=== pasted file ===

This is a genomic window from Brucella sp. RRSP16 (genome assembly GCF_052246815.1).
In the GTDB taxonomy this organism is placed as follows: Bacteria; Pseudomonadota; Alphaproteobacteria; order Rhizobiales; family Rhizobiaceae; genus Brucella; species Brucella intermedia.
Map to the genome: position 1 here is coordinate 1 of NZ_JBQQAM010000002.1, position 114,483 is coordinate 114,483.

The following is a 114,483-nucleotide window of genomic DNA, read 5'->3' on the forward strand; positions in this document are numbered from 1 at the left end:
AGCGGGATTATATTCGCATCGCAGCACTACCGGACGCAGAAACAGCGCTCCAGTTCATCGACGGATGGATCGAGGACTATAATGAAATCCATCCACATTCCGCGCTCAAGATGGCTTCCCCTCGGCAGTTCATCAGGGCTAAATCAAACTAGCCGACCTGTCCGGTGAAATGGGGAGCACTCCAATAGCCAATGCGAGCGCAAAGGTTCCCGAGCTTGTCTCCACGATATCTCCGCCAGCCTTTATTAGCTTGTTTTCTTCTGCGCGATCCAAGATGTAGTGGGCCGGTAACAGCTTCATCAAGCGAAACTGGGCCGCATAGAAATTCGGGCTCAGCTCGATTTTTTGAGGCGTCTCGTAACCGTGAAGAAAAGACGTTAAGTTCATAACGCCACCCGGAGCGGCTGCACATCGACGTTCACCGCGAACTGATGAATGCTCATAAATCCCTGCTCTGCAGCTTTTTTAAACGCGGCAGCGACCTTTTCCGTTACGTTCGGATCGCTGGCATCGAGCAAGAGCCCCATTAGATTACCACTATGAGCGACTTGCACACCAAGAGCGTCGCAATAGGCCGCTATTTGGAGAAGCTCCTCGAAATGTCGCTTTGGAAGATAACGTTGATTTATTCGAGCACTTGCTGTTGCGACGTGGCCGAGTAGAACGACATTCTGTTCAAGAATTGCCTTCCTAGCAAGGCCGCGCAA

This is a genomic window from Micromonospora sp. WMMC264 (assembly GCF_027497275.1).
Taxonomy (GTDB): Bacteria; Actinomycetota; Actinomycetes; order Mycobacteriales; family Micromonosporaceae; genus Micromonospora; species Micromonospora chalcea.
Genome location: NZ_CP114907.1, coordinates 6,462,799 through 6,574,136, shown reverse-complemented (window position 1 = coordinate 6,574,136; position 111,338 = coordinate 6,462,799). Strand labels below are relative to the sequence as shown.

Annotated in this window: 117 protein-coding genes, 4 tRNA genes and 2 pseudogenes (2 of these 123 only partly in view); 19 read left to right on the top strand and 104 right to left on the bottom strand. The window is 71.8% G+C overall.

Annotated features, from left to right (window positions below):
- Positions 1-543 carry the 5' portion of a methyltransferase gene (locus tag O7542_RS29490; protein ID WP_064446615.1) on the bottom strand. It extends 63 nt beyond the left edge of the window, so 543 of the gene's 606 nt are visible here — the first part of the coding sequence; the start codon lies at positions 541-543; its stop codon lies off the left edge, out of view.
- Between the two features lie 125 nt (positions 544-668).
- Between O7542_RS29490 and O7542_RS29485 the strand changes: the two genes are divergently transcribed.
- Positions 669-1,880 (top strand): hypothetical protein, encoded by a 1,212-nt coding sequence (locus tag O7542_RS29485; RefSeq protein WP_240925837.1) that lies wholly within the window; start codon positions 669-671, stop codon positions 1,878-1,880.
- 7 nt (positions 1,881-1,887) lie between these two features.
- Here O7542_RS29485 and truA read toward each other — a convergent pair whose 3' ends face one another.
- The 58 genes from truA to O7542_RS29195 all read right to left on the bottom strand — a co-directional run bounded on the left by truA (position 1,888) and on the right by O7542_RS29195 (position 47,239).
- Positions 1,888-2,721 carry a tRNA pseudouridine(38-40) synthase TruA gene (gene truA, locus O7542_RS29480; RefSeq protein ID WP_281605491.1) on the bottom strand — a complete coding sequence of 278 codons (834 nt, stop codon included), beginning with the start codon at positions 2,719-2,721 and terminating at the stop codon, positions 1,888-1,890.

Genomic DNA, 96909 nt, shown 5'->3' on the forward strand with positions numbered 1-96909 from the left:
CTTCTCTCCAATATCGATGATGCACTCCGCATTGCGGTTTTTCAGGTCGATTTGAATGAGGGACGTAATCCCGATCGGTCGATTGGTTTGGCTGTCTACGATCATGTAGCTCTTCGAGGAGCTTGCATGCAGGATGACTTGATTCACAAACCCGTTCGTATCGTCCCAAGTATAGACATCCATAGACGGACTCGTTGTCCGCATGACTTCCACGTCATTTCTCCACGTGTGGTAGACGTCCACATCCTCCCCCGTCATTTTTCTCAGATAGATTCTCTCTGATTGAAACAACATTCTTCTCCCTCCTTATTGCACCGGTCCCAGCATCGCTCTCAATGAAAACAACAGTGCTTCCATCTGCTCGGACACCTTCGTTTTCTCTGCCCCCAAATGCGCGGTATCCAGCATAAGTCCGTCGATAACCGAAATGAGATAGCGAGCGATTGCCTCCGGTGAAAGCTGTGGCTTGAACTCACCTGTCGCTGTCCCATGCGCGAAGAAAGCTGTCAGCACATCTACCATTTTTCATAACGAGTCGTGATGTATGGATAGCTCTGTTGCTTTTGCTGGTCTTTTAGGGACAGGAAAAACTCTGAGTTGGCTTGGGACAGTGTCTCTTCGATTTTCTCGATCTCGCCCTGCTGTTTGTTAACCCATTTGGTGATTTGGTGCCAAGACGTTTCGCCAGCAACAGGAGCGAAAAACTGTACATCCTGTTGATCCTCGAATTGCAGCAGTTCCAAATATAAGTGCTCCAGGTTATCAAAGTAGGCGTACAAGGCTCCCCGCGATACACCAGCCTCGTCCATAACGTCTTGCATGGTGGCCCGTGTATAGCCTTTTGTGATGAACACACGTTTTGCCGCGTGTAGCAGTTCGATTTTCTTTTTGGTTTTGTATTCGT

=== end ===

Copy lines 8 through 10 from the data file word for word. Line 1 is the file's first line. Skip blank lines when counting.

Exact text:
Genome location: NZ_CP114907.1, coordinates 6,462,799 through 6,574,136, shown reverse-complemented (window position 1 = coordinate 6,574,136; position 111,338 = coordinate 6,462,799). Strand labels below are relative to the sequence as shown.

Annotated in this window: 117 protein-coding genes, 4 tRNA genes and 2 pseudogenes (2 of these 123 only partly in view); 19 read left to right on the top strand and 104 right to left on the bottom strand. The window is 71.8% G+C overall.

Annotated features, from left to right (window positions below):